‘Paper Tigers’ and the Hair of the Dog that Bit You: Highlights from Joint Publications Research Service (JPRS) Reports, 1957-1995
In this month's release of newly digitized JPRS Reports, we have sympathetic American and Yiddish-language commentaries on Chinese communism—including a first-hand account of the origin of the term “paper tiger.” We have a pointedly anti-communist pamphlet penned by Russian émigrés. And we have an extensive exploration of the often-discounted problem of alcoholism in the Soviet Union, with one report discussing specifically the phenomenon of curing a hangover by having yet another drink.
A Great Truth of the Present Era
Shih-chieh Chih-shih (World Knowledge), Peiping, No. 22, 22 November 1960. 18 pages
American journalist, author and progressive activist Anna Louise Strong certainly lived up to her surname. Born in Nebraska in 1885 and educated at Bryn Mawr, Oberlin and the University of Chicago, Strong travelled the world, met many world leaders of the day, and wrote a number of books. Here we have her interviewing and dining with Mao Zedong at his home in Yenan in the summer of 1946. During the course of their conversation Mao used the term “paper tiger” to describe the impermanent nature of imperialism:
This fascinating report is but one chapter in the legacy of this remarkable woman.
Paris Yiddish Communist Daily Reports on “Crime and Punishment” in Red China
Naie Presse, Paris, May-June 1960. 31 pages
Full employment and zero crime. Utopia? No, Shanghai, China, according to the interviews Dore and Hershl Meierboim conducted during their extensive travels in China. But how did this miracle occur? Short answer: communism.
By contrast they cite statistics of five thousand serious criminal offenses per month in Chicago, including thirty homicides. On January 5, 2017, the Chicago Sun-Times reported “at least 780 homicides” in that city in 2016. Even if the numbers and survey methods then and now don’t necessarily align, there’s a great deal to be learned through the Meierboims’ reportage.
Let Your Conscience Decide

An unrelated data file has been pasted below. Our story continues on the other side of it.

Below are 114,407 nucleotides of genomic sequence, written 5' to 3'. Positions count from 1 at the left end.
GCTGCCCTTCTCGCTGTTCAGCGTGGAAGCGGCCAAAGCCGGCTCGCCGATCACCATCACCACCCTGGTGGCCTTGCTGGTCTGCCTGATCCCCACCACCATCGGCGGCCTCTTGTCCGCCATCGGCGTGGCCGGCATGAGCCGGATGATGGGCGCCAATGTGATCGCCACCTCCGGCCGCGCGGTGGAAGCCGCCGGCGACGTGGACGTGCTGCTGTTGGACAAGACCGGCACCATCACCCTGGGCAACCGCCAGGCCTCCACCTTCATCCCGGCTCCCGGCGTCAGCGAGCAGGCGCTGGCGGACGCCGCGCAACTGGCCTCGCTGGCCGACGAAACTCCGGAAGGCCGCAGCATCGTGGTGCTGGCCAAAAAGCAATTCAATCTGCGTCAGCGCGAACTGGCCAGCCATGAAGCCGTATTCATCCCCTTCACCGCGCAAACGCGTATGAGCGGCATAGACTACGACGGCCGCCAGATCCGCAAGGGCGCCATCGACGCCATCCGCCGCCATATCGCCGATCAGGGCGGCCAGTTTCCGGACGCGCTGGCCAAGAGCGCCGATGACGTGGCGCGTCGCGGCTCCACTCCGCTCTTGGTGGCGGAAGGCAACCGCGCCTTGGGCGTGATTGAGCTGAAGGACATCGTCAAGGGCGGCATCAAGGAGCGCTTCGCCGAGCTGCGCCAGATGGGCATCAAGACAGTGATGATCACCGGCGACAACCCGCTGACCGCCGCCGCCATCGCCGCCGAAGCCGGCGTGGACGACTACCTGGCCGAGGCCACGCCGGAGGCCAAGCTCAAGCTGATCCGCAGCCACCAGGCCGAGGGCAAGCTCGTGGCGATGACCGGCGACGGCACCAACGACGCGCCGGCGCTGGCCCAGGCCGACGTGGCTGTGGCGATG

[Unsigned/unattributed brochure] 71 pages
“Vote your conscience!” was a conservative rallying cry during the recent U.S. presidential election. A group of dissident Russians known as Narodno-Trudovoy Sojuz (NTS, National Alliance of Russian Solidarists) advocated just that sentiment in this report appearing in 1961. The NTS was founded in Belgrade, Yugoslavia, in 1930. The organization was serious enough about its cause that it had its own radio station, “Free Russia.” Included in this report is a three-page index of revolutionary slogans. One example, found on page 87 of the original: TRUTH—POTASSIUM CYANIDE TO COMMUNISM. Given such forceful expressions, it’s not surprising that this brochure appears without distinct authorship or press attribution.
[Book] Edited by A.A. Portnov, Moscow, 1959. 516 pages
A tour de force on this subject in the Soviet Union at the time. The reader will find a plethora of scholarly papers on such topics as the effect of alcohol on children; efforts of the Red Cross/Red Crescent societies to combat alcohol abuse; physiological and psychiatric studies; anti-alcoholic propaganda; studies on rehabilitation.
On the Nature of the Hangover and Reasons for the Excessive Use of Alcohol
Zhurnal Nevropatologii i Psikhiatrii imeni S.S. Korsakova (Journal of Neuropathology and Psychiatry imeni S.S. Korsakov), Moscow, Vol. LX Issue 11, November 1960. 10 pages
This is a clinical study of the experiences of 232 individuals coping with the well-known physiological condition of the hangover by continuing to indulge in drinking. The general conclusion is that what works in the short term portends absolute disaster as a long-term strategy.
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